It seems that there are a number of options in building a
physics simulator, None of these options can cope with all types
of physics, I think the ideal system would be able to mix these
approaches and dynamically switch between them depending on the
accuracy required and computing resources available.
However, to be practical, To build a practical simulator we would need to choose between options such as:
a) finite steps, e.g.- model each atom, or one point represents say a million or a billion atoms.
b) solid bodies - each solid body has 6 degrees of freedom, only boundary has to be modeled for collision detection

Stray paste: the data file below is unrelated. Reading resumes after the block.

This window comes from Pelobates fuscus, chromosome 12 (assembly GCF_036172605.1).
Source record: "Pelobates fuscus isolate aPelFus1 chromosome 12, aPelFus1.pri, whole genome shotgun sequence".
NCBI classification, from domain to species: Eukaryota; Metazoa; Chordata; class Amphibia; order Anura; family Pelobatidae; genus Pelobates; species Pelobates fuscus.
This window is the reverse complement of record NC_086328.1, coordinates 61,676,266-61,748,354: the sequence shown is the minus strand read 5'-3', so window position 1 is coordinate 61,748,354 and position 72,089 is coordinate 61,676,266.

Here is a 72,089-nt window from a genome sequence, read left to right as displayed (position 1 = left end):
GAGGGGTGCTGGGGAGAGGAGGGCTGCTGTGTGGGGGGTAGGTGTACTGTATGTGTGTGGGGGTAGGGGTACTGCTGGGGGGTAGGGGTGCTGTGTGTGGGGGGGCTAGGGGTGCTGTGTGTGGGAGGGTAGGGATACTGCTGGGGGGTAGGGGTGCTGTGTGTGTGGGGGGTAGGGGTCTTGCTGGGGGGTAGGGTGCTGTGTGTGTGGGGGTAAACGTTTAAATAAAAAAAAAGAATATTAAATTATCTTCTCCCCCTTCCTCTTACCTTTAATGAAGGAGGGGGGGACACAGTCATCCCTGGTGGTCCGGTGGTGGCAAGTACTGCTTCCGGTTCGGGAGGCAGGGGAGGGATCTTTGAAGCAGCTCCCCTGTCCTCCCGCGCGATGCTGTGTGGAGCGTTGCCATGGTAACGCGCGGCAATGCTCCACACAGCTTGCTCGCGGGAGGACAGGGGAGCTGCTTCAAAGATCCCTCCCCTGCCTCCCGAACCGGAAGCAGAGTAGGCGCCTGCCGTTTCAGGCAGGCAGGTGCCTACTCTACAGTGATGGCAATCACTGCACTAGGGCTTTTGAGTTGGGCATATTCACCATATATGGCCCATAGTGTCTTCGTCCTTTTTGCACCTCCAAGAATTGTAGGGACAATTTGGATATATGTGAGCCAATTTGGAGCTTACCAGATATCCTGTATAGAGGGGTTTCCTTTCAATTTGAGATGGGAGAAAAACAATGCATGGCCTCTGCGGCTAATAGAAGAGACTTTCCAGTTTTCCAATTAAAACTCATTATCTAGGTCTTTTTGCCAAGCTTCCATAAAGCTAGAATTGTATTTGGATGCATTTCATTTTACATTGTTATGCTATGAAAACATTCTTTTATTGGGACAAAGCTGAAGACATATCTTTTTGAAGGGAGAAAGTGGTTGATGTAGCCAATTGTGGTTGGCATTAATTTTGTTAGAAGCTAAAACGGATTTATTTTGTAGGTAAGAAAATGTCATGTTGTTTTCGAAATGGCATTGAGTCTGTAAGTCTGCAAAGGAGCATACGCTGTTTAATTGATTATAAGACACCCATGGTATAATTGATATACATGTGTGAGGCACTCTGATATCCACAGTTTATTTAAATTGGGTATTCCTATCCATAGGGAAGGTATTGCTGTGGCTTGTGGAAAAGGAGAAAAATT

c) make solid bodies as a set of simpler shapes, say cubes, or represent shapes and mass distribution by equations.
d) finite steps, represent time varying quantities at step n, in terms of step n-1, n-2, etc.
e) continuous, represent time varying by equations.
f) represent all interactions between objects as forces and groups of forces as force + torque.
g) treat static contact, free movement, constraints (joints and sliding) and collisions separately each with there own algorithms.